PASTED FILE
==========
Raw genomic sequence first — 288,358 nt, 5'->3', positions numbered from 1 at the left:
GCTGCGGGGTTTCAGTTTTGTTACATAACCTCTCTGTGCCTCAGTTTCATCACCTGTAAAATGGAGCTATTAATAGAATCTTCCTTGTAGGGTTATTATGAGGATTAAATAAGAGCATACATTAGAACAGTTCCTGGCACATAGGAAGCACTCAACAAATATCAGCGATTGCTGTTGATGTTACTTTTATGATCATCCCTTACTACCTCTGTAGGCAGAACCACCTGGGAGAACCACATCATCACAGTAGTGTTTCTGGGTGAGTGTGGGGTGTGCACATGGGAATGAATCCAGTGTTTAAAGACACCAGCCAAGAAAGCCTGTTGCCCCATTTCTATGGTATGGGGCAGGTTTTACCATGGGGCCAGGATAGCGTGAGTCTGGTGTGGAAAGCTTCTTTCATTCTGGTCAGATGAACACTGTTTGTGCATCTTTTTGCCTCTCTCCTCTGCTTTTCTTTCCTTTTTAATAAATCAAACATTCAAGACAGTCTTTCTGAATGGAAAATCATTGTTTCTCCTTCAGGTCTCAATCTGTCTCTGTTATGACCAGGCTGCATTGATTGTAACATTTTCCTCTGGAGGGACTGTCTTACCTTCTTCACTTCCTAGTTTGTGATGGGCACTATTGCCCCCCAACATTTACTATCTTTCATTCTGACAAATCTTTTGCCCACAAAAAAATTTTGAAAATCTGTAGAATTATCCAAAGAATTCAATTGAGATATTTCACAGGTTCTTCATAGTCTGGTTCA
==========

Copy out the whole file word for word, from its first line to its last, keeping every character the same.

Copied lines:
Raw genomic sequence first — 288,358 nt, 5'->3', positions numbered from 1 at the left:
GCTGCGGGGTTTCAGTTTTGTTACATAACCTCTCTGTGCCTCAGTTTCATCACCTGTAAAATGGAGCTATTAATAGAATCTTCCTTGTAGGGTTATTATGAGGATTAAATAAGAGCATACATTAGAACAGTTCCTGGCACATAGGAAGCACTCAACAAATATCAGCGATTGCTGTTGATGTTACTTTTATGATCATCCCTTACTACCTCTGTAGGCAGAACCACCTGGGAGAACCACATCATCACAGTAGTGTTTCTGGGTGAGTGTGGGGTGTGCACATGGGAATGAATCCAGTGTTTAAAGACACCAGCCAAGAAAGCCTGTTGCCCCATTTCTATGGTATGGGGCAGGTTTTACCATGGGGCCAGGATAGCGTGAGTCTGGTGTGGAAAGCTTCTTTCATTCTGGTCAGATGAACACTGTTTGTGCATCTTTTTGCCTCTCTCCTCTGCTTTTCTTTCCTTTTTAATAAATCAAACATTCAAGACAGTCTTTCTGAATGGAAAATCATTGTTTCTCCTTCAGGTCTCAATCTGTCTCTGTTATGACCAGGCTGCATTGATTGTAACATTTTCCTCTGGAGGGACTGTCTTACCTTCTTCACTTCCTAGTTTGTGATGGGCACTATTGCCCCCCAACATTTACTATCTTTCATTCTGACAAATCTTTTGCCCACAAAAAAATTTTGAAAATCTGTAGAATTATCCAAAGAATTCAATTGAGATATTTCACAGGTTCTTCATAGTCTGGTTCA